The Supreme Court on Thursday quashed a sedition case registered against a senior journalist Vinod Dua for his critical remarks about the Prime Minister and the Union Government in a YouTube telecast while underscoring its 59-year-old verdict that “strong words” of disapproval about the ruling regime does not amount to sedition.
A Bench led by Justice U.U. Lalit upheld the right of every journalist to criticise, even brutally, the government’s measures to improve or alter them through legal means. The free speech of a journalist should be protected from charges of sedition.
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The apex court judgment by Justice Lalit upheld the spirit and intent of its 1962 Kedar Nath Singh judgment, which said that “commenting in strong terms upon the measures or acts of Government, or its agencies, so as to ameliorate the condition of the people or to secure the cancellation or alteration of those acts or measures by lawful means, that is to say, without exciting those feelings of enmity and disloyalty which imply excitement to public disorder or the use of violence is not sedition”.
“Every journalist is entitled to protection under the Kedar Nath Singh judgment,” Justice Lalit declared.
The 1962 judgment had said Section 124A of the Indian Penal Code (sedition) was intended only to punish subversion of a lawfully established government through violent means.
The court acknowledged the submission made by Dua, who is currently recovering from Covid, that "there is a recent trend against the media where State governments who do not find a particular telecast to be in sync with their political ideologies register FIRs against persons of the media primarily to harass them and to intimidate them so that they succumb to the line of the State or else face the music at the hands of the police".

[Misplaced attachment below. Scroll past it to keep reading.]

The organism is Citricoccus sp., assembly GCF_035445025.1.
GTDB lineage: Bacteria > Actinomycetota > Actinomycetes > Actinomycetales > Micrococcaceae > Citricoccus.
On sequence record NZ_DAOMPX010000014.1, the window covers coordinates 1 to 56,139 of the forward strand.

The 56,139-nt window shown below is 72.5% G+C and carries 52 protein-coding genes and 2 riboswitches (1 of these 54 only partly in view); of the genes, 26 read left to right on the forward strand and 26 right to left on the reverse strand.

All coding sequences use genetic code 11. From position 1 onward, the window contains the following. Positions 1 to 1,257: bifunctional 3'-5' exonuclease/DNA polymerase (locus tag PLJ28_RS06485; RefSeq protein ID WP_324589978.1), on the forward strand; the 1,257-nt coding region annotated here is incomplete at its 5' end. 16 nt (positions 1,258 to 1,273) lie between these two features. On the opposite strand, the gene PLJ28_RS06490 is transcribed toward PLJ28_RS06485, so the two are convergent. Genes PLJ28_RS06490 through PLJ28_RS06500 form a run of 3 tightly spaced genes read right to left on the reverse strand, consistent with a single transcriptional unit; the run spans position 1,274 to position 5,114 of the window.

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The judgment came as a blow to the government, which had even raised the question whether journalism itself could legally be termed a profession. The government had said that a “professional” was someone who had a client relationship.
The verdict on Thursday may spell a push-back from the court against the indiscriminate number of sedition cases being filed against critical journalists, citizens, lawyers and activists. Recently, another Bench of the Supreme Court, in a separate case on sedition charges levelled against two Telugu channels by the Andhra government, had said it was time to define the limits of the sedition law.
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The complaint against Dua was filed by a BJP leader. The senior journalist was accused of spreading fake news. Besides sedition, the other charges include causing a public nuisance, the printing of defamatory matter and making statements conducive to public mischief.
Senior advocate Vikas Singh for Dua had argued on the central point that “fair criticism is not sedition”. The apex court had protected Dua from arrest in June 2020.
Dua had approached the Supreme Court after the Himachal Police appeared at his residence on June 12 last year and ordered him to be present at the remote Kumarsain police station - at least a 20-hour drive from Delhi - the very next day (June 13) at 10 a.m.
Incidentally, the Himachal Police made their presence known to Dua shortly after the Delhi High Court stayed an FIR registered by the Delhi Police on the same telecast.
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